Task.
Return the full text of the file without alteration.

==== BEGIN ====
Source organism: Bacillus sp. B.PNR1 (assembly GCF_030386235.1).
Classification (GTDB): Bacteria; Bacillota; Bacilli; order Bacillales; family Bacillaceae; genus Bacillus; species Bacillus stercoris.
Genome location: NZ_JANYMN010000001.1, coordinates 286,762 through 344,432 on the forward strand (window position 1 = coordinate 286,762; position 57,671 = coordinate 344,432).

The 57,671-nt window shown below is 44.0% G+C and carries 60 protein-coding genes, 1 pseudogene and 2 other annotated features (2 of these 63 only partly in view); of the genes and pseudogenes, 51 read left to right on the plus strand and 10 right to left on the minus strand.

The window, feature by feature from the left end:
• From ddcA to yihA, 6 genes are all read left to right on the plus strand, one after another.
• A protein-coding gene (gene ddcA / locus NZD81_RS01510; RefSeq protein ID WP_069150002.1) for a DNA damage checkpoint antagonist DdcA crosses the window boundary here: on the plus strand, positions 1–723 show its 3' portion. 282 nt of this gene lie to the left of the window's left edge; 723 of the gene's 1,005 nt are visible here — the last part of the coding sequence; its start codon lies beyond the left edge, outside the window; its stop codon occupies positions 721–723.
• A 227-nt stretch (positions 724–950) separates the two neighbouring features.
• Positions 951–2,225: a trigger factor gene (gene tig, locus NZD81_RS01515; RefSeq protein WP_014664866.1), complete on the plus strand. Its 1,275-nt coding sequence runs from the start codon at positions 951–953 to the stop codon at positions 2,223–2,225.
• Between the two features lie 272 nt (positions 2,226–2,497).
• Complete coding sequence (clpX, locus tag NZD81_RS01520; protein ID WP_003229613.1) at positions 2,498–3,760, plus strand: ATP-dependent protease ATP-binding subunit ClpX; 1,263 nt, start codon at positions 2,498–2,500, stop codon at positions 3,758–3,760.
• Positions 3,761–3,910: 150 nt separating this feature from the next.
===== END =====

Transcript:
Source organism: Bacillus sp. B.PNR1 (assembly GCF_030386235.1).
Classification (GTDB): Bacteria; Bacillota; Bacilli; order Bacillales; family Bacillaceae; genus Bacillus; species Bacillus stercoris.
Genome location: NZ_JANYMN010000001.1, coordinates 286,762 through 344,432 on the forward strand (window position 1 = coordinate 286,762; position 57,671 = coordinate 344,432).

The 57,671-nt window shown below is 44.0% G+C and carries 60 protein-coding genes, 1 pseudogene and 2 other annotated features (2 of these 63 only partly in view); of the genes and pseudogenes, 51 read left to right on the plus strand and 10 right to left on the minus strand.

The window, feature by feature from the left end:
• From ddcA to yihA, 6 genes are all read left to right on the plus strand, one after another.
• A protein-coding gene (gene ddcA / locus NZD81_RS01510; RefSeq protein ID WP_069150002.1) for a DNA damage checkpoint antagonist DdcA crosses the window boundary here: on the plus strand, positions 1–723 show its 3' portion. 282 nt of this gene lie to the left of the window's left edge; 723 of the gene's 1,005 nt are visible here — the last part of the coding sequence; its start codon lies beyond the left edge, outside the window; its stop codon occupies positions 721–723.
• A 227-nt stretch (positions 724–950) separates the two neighbouring features.
• Positions 951–2,225: a trigger factor gene (gene tig, locus NZD81_RS01515; RefSeq protein WP_014664866.1), complete on the plus strand. Its 1,275-nt coding sequence runs from the start codon at positions 951–953 to the stop codon at positions 2,223–2,225.
• Between the two features lie 272 nt (positions 2,226–2,497).
• Complete coding sequence (clpX, locus tag NZD81_RS01520; protein ID WP_003229613.1) at positions 2,498–3,760, plus strand: ATP-dependent protease ATP-binding subunit ClpX; 1,263 nt, start codon at positions 2,498–2,500, stop codon at positions 3,758–3,760.
• Positions 3,761–3,910: 150 nt separating this feature from the next.